One Of Julia Child's Most Important Kitchen Tips Doesn't Even Involve Cooking

Julia Child standing in kitchen
Julia Child standing in kitchen - Photo Researchers/Getty Images

Before Anthony Bourdain championed ugly foods and David Chang shone a spotlight on delicious dishes that would most likely never make the cover of a gourmet magazine, Julia Child encouraged audiences to embrace accidents in the kitchen. Her light-hearted approach offered permission to chefs everywhere to take an easier approach to mastering skills in the kitchen, and her willingness to admit to mistakes and demonstrate that home cooks needn't strive for perfection may have been one of her more important contributions to the culinary world.

Whether burning food on her television show or admitting to David Letterman that her accidents were often fed to her husband, Child's unabashed and sincere attempts to replicate recipes were not only endearing but encouraging. "Have you ever cooked something, Julia, that just turned out awful?" Letterman asked the cook. "Yeah, lots of times," she admitted. "I give it to my husband," she quipped to Letterman's laughing audience.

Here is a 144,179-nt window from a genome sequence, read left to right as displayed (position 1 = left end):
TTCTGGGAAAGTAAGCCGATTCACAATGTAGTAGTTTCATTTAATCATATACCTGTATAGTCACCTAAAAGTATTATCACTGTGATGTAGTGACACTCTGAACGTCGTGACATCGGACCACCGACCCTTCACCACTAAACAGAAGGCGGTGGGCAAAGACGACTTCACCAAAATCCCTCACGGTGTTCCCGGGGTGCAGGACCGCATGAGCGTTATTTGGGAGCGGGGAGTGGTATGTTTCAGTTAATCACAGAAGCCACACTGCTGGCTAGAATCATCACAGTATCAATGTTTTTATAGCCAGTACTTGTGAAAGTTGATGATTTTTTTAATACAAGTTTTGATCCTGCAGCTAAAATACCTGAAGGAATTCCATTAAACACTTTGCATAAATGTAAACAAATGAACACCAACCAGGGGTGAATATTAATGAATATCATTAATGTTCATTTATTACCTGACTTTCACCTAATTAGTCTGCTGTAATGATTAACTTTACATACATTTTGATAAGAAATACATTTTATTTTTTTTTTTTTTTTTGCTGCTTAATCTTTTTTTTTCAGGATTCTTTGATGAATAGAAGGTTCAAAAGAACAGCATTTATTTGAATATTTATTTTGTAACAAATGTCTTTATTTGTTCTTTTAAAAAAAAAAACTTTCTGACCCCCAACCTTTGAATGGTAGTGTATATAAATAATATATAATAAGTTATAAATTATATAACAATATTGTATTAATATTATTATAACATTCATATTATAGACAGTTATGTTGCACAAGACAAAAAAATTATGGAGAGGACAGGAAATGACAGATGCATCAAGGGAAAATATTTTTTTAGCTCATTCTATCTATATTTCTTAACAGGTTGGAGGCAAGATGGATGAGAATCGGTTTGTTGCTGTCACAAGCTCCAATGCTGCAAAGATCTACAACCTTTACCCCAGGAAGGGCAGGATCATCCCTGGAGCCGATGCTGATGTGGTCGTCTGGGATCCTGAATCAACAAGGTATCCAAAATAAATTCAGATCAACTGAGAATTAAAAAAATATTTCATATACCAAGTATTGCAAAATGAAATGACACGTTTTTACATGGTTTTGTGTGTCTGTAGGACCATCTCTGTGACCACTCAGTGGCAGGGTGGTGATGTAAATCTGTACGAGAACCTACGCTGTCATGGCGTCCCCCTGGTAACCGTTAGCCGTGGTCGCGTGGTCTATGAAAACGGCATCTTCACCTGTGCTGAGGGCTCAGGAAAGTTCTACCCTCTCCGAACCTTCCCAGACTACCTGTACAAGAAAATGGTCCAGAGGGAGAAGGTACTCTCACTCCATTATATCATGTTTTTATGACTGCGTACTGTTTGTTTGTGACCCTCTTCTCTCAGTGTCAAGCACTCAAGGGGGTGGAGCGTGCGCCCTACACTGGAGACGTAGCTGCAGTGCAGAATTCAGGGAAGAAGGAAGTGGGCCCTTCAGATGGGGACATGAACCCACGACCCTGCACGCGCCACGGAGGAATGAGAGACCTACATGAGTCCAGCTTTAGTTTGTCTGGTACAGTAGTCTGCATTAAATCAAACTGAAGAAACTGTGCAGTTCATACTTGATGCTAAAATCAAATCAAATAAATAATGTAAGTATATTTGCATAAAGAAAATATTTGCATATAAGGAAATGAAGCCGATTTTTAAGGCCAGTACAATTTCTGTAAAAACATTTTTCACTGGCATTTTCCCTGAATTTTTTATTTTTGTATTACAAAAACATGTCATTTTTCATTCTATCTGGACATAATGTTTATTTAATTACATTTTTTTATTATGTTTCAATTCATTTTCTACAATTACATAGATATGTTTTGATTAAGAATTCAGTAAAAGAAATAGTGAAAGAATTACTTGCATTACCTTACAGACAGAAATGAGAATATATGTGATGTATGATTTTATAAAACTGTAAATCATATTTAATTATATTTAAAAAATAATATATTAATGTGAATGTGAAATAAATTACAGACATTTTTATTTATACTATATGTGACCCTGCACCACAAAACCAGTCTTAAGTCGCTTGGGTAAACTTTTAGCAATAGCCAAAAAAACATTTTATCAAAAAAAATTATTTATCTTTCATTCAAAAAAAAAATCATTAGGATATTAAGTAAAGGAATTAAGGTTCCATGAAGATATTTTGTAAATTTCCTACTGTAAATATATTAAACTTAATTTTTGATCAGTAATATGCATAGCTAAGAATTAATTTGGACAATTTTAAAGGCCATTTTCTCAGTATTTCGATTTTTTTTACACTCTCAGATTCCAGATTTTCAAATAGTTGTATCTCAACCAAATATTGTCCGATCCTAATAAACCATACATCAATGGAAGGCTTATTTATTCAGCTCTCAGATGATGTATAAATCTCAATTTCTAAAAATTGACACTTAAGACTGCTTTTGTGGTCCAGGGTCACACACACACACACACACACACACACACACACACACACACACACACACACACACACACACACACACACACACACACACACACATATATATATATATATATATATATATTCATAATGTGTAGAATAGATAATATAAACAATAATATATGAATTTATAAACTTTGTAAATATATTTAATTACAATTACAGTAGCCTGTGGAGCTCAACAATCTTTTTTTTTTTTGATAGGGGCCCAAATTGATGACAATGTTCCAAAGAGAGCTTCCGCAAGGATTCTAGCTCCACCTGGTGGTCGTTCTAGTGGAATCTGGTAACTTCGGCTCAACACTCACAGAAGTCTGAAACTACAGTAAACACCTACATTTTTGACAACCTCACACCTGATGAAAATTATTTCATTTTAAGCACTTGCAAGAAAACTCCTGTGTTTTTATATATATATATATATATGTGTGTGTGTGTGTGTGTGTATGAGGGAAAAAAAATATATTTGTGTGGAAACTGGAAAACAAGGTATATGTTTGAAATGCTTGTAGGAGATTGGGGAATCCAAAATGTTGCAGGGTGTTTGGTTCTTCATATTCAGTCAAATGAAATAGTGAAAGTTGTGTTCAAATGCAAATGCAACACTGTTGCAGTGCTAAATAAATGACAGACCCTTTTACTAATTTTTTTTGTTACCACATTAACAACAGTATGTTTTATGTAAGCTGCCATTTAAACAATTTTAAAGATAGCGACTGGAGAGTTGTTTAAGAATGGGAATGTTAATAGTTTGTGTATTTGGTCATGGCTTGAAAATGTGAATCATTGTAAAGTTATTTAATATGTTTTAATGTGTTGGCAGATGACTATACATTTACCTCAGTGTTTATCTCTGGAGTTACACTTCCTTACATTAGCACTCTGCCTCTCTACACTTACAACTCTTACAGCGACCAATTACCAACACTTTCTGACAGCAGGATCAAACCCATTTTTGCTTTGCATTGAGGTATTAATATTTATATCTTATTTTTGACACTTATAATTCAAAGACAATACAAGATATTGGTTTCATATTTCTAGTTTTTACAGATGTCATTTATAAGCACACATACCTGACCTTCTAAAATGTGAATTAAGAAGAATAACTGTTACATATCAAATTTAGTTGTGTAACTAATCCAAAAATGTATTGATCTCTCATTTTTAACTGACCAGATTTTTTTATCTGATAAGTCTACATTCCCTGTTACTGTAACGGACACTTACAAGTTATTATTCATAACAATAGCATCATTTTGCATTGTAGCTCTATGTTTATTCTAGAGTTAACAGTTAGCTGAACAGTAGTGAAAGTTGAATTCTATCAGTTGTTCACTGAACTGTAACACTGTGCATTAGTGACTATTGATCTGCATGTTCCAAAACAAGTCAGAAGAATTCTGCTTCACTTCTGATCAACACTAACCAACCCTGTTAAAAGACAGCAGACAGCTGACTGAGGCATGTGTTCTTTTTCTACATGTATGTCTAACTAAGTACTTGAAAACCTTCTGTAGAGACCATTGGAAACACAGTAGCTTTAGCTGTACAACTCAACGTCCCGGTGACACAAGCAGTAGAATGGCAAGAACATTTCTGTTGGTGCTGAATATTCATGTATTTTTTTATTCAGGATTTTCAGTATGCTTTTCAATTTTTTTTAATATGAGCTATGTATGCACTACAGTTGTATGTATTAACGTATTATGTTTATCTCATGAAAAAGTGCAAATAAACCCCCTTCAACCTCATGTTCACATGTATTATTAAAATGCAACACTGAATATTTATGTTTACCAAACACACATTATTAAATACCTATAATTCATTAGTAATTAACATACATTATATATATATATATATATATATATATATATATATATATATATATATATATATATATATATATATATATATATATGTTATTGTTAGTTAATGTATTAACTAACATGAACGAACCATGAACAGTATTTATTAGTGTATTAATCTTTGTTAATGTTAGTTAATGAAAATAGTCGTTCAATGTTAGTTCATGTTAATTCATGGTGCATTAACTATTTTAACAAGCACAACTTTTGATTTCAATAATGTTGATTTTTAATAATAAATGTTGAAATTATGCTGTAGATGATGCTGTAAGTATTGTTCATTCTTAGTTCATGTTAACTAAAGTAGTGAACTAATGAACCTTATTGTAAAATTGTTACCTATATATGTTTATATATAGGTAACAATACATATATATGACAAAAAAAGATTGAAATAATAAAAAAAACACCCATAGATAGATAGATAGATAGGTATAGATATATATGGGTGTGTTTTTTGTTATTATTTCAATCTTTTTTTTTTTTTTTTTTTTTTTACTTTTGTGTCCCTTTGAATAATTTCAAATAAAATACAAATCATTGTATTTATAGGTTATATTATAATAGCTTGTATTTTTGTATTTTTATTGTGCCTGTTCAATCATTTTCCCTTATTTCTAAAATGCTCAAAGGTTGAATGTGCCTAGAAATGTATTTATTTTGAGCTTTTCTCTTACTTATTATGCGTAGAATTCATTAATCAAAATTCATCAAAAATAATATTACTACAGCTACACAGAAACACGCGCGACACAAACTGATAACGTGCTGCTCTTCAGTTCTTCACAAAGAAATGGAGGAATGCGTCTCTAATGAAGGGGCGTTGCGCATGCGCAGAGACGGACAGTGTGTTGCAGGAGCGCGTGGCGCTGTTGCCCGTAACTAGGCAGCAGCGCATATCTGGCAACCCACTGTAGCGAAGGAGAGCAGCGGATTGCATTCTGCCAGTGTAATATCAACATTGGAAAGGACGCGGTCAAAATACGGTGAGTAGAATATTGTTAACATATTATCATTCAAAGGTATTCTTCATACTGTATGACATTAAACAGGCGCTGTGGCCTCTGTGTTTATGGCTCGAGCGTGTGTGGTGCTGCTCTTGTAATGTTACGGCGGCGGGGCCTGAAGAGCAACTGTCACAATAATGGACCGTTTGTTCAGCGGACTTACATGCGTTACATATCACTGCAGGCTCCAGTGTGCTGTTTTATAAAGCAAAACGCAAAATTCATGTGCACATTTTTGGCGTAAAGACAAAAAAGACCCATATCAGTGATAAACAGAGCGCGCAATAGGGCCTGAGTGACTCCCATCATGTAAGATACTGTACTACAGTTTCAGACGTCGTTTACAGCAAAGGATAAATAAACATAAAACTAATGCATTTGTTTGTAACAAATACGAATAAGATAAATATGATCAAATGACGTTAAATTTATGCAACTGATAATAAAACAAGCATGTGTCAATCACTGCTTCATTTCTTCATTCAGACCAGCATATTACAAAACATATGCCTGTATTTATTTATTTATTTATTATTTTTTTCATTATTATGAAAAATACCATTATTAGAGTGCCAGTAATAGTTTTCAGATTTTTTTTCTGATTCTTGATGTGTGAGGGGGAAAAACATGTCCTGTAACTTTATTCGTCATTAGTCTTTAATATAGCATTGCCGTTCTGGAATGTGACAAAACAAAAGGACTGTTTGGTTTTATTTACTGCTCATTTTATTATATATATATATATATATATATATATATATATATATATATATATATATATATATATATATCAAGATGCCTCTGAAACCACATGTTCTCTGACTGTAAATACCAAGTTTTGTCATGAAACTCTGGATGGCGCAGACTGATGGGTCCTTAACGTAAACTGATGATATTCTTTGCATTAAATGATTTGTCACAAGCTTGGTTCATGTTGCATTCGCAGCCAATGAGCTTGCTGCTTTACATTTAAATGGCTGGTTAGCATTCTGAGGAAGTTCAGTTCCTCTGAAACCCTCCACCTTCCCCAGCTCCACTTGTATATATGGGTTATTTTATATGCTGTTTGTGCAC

Read more: The 20 Best Olive Oils For Cooking

Summoning Courage While Cooking

Julia Child cooking on stage
Julia Child cooking on stage - Janet Fries/Getty Images

Even on Letterman's show, after dealing with a malfunctioning stovetop, Child creatively turned her failed attempts to make a hamburger into a beef tartare meal by using a blowtorch. On her own television program, Child spoke to American's fear of failure, encouraging at-home chefs who might be reluctant to approach specific dishes due to particular ingredients like sugar syrup or caramel to welcome feelings of impending disaster. "If you're gonna have a sense of fear of failure you're just never going to learn how to cook," she explained. "Cooking is, well, lots of it, it's one failure after another, and that's how you finally learn."

Child wasn't afraid to demonstrate this exact approach, casually remarking, "Oh, well, that didn't go very well," when struggling to neatly flip ingredients or causing a mess in the kitchen. Even on television, Child continued cooking while looking for ways to course-correct and make a meal that could be confidently served and eaten, offering a helpful example for the rest of us attempting to put a decent dinner on the table.

Read the original article on Tasting Table.